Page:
2014. Write ``Television Labels, Matter No. R611004'' on your comment. 
Your comment--including your name and your state--will be placed on the 
public record of this proceeding, including, to the extent practicable, 
on the public Commission Web site, at http://www.ftc.gov/os/publiccomments.shtm. As a matter of discretion, the Commission tries to 
remove individuals' home contact information from comments before 
placing them on the Commission Web site.
    Because your comment will be made public, you are solely 
responsible for making sure that your comment does not include any 
sensitive personal information, such as anyone's Social Security 
number, date of birth, driver's license number or other state 
identification number or foreign country equivalent, passport number, 
financial account number, or credit or debit card number. You are also 
solely responsible for making sure that your comment does not include 
any sensitive health information, such as medical records or other 
individually identifiable health information. In addition, do not 
include any ``[t]rade secret or any commercial or financial information 
which is . . . privileged or confidential,'' as discussed in Sec.  6(f) 
of the FTC Act, 15 U.S.C. 46(f), and FTC Rule 4.10(a)(2), 16 CFR 
4.10(a)(2). In particular, do not include competitively sensitive 
information such as costs, sales statistics, inventories, formulas, 
patterns, devices, manufacturing processes, or customer names.
    If you want the Commission to give your comment confidential 
treatment, you must file it in paper form, with a request for 
confidential treatment, and you have to follow the procedure explained 
in FTC Rule 4.9(c), 16 CFR 4.9(c). Your comment will be kept 
confidential only if the FTC General Counsel, in his or her sole 
discretion, grants your request in accordance with the law and the 
public interest.
    Postal mail addressed to the Commission is subject to delay due to 
heightened security screening. As a result, we encourage you to submit 
your comments online. To make sure that the Commission considers your 
online comment, you must file it at https://ftcpublic.commentworks.com/ftc/televisionlabels, by following the instruction on the web-based 
form. If this Notice appears at http://www.regulations.gov, you also 
may file a comment through that Web site.
    If you file your comment on paper, write ``Television Labels, 
Matter No. R611004'' on your comment and on the envelope, and mail or 
deliver it to the following address: Federal Trade Commission, Office 
of the Secretary, Room H-113 (Annex F), 600 Pennsylvania Avenue NW., 
Washington, DC 20580. If possible, submit your paper comment to the 
Commission by courier or overnight service.

[[Page 78308]]

    Visit the Commission Web site at http://www.ftc.gov to read this 
NPRM and the news release describing it. The FTC Act and other laws 
that the Commission administers permit the collection of public 
comments to consider and use in this proceeding, as appropriate. The 
Commission will consider all timely and responsive public comments that 
it receives on or before February 10, 2014. You can find more 
information, including routine uses permitted by the Privacy Act, in 
the Commission's privacy policy, at http://www.ftc.gov/ftc/privacy.htm.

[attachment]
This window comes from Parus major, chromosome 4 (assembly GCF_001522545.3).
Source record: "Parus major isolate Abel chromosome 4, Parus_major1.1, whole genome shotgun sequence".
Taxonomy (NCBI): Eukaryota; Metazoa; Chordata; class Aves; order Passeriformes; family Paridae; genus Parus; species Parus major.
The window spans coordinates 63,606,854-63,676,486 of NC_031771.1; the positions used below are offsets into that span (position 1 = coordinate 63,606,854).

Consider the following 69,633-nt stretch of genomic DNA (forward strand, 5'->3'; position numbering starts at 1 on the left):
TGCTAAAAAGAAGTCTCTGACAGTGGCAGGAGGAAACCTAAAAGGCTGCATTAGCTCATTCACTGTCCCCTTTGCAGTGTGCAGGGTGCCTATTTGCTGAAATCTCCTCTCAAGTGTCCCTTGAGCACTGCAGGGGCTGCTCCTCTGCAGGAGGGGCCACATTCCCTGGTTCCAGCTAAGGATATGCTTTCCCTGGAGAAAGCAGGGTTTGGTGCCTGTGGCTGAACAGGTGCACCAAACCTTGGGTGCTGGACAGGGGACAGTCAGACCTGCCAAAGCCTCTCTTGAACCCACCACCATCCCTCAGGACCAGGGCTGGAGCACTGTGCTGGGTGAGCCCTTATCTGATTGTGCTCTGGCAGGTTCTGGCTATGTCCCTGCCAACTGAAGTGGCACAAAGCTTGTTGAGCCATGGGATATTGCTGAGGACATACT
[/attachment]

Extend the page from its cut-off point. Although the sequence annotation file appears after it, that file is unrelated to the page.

Because written comments appear adequate to present the views of 
all interested parties, the Commission has not scheduled an oral 
hearing regarding these proposed amendments. Interested parties may 
request an opportunity to present views orally. If such a request is 
made, the Commission will publish a document in the Federal Register 
stating the time and place for such oral presentation(s) and describing 
the procedures that will be followed. Interested parties who wish to 
present oral views must submit a hearing request, on or before January 
15, 2014, in the form of a written comment that describes the issues on 
which the party wishes to speak. If there is no oral hearing, the 
Commission will base its decision on the written rulemaking record.

VI. Communications by Outside Parties to the Commissioners or Their 
Advisors

    Written communications and summaries or transcripts of oral 
communications respecting the merits of this proceeding, from any 
outside party to any Commissioner or Commissioner's advisor, will be 
placed on the public record. See 16 CFR 1.26(b)(5).

List of Subjects in 16 CFR Part 305

    Advertising, Energy conservation, Household appliances, Labeling, 
reporting and recordkeeping requirements.

Proposed Rule Language

    For the reasons set out above, the Commission proposes to amend 16 
CFR Part 305 as follows:

PART 305--ENERGY AND WATER USE LABELING FOR CONSUMER PRODUCTS UNDER 
THE ENERGY POLICY AND CONSERVATION ACT (``ENERGY LABELING RULE'')

0
1. The authority citation for Part 305 continues to read as follows:

    Authority: 42 U.S.C. 6294.

0
2. In Sec.  305.3, revise paragraph (y) and add paragraph (z) to read 
as follows:


Sec.  305.3  Description of covered products.

* * * * *
    (y) Television means a product that is designed to produce dynamic 
video, contains an internal TV tuner encased within the product 
housing, and is capable of receiving dynamic visual content from wired 
or wireless sources including but not limited to:
    (1) Broadcast and similar services for terrestrial, cable, 
satellite, and/or broadband transmission of analog and/or digital 
signals; and/or
    (2) Display-specific data connections, such as HDMI, Component 
video, Svideo, Composite video; and/or
    (3) Media storage devices such as a USB flash drive, memory card, 
or a DVD; and/or
    (4) Network connections, usually using Internet Protocol, typically